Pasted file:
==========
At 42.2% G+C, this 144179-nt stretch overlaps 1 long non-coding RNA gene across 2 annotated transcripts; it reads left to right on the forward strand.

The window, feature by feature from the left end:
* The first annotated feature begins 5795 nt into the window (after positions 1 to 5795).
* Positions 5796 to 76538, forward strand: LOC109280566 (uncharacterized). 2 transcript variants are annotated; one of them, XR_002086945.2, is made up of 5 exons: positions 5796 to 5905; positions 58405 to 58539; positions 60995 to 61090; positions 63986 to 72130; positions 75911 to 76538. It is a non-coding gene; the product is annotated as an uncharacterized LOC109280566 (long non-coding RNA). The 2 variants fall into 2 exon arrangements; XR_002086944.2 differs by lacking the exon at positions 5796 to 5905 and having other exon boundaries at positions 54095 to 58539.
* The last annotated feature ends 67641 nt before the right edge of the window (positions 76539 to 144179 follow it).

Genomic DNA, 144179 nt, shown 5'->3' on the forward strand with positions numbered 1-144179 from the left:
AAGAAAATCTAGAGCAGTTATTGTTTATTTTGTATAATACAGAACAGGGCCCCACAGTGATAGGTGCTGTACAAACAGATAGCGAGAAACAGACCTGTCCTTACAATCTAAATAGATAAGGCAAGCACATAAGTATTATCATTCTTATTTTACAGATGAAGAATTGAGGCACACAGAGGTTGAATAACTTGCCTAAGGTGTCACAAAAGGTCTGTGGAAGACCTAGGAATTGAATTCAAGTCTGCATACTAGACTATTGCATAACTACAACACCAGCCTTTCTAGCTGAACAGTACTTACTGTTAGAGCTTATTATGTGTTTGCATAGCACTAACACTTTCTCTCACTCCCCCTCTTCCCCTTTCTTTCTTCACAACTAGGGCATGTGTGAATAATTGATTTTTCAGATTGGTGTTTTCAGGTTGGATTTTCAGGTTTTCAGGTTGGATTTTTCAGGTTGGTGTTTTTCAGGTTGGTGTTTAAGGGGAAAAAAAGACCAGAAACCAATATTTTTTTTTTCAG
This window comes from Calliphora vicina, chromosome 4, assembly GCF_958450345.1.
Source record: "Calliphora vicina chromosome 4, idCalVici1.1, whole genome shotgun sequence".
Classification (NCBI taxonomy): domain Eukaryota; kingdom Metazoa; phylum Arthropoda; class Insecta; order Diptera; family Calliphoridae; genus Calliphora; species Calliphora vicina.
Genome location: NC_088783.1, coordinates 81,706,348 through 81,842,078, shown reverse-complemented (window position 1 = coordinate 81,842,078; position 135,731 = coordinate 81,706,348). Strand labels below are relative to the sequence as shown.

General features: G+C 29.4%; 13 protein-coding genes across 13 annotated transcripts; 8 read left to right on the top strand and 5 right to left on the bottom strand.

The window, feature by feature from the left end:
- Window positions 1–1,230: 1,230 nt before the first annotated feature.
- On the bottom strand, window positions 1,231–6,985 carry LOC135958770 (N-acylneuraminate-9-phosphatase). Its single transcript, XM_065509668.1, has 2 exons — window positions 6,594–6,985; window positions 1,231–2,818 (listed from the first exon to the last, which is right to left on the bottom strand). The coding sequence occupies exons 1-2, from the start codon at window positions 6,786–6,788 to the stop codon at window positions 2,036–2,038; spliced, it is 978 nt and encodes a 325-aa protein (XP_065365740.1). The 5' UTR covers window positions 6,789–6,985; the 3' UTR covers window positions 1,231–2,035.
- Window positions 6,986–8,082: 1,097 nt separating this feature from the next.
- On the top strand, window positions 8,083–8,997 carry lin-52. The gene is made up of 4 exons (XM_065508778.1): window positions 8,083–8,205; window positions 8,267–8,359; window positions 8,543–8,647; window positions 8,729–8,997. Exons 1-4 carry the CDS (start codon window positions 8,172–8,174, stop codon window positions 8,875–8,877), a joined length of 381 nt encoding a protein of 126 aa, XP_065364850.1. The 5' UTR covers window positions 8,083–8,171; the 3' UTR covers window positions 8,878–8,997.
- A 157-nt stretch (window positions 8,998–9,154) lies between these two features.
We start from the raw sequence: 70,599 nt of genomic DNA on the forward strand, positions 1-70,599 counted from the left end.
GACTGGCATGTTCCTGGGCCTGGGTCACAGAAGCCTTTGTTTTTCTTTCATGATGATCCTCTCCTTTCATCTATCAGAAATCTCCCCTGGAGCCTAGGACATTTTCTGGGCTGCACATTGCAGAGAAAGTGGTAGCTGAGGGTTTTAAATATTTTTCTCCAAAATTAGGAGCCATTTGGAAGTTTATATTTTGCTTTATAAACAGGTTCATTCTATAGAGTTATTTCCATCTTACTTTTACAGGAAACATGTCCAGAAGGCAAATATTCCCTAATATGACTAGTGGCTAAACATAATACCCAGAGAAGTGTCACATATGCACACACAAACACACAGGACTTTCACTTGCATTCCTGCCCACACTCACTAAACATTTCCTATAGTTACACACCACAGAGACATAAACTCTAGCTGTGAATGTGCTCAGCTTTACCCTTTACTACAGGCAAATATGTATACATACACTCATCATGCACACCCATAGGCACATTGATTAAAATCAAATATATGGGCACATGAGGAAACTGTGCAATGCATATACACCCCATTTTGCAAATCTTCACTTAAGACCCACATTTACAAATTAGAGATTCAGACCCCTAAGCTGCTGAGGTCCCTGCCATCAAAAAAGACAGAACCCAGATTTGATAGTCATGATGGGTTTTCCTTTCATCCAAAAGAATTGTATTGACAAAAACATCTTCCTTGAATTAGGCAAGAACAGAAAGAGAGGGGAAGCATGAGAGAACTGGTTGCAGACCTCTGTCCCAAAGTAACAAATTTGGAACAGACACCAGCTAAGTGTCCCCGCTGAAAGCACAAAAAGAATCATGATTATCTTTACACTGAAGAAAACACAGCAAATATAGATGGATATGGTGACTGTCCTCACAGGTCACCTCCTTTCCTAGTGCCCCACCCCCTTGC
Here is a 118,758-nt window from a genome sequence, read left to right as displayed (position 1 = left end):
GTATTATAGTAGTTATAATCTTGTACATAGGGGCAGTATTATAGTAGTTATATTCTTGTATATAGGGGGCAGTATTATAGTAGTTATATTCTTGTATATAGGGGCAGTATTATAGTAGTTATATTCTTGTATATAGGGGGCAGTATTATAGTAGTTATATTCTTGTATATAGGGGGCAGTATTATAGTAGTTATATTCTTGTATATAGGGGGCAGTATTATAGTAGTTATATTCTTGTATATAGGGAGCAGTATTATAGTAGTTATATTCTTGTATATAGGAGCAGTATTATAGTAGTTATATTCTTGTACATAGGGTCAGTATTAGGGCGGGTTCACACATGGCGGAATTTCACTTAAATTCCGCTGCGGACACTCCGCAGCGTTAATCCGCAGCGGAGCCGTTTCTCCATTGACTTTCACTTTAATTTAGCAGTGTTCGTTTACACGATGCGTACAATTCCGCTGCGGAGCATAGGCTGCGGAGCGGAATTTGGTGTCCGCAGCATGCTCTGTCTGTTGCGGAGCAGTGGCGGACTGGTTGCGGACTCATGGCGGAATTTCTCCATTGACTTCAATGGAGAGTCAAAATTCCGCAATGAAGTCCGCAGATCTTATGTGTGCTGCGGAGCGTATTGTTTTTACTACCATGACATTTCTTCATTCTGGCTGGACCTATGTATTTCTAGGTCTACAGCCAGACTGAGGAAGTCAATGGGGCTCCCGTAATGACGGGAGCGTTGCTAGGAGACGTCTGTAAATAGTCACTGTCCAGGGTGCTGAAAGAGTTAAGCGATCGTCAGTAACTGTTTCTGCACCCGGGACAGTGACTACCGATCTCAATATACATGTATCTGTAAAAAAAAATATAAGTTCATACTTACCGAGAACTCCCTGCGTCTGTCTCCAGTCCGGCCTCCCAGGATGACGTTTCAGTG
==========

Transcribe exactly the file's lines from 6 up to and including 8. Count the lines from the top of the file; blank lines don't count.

Genomic DNA, 144179 nt, shown 5'->3' on the forward strand with positions numbered 1-144179 from the left:
AAGAAAATCTAGAGCAGTTATTGTTTATTTTGTATAATACAGAACAGGGCCCCACAGTGATAGGTGCTGTACAAACAGATAGCGAGAAACAGACCTGTCCTTACAATCTAAATAGATAAGGCAAGCACATAAGTATTATCATTCTTATTTTACAGATGAAGAATTGAGGCACACAGAGGTTGAATAACTTGCCTAAGGTGTCACAAAAGGTCTGTGGAAGACCTAGGAATTGAATTCAAGTCTGCATACTAGACTATTGCATAACTACAACACCAGCCTTTCTAGCTGAACAGTACTTACTGTTAGAGCTTATTATGTGTTTGCATAGCACTAACACTTTCTCTCACTCCCCCTCTTCCCCTTTCTTTCTTCACAACTAGGGCATGTGTGAATAATTGATTTTTCAGATTGGTGTTTTCAGGTTGGATTTTCAGGTTTTCAGGTTGGATTTTTCAGGTTGGTGTTTTTCAGGTTGGTGTTTAAGGGGAAAAAAAGACCAGAAACCAATATTTTTTTTTTCAG
This window comes from Calliphora vicina, chromosome 4, assembly GCF_958450345.1.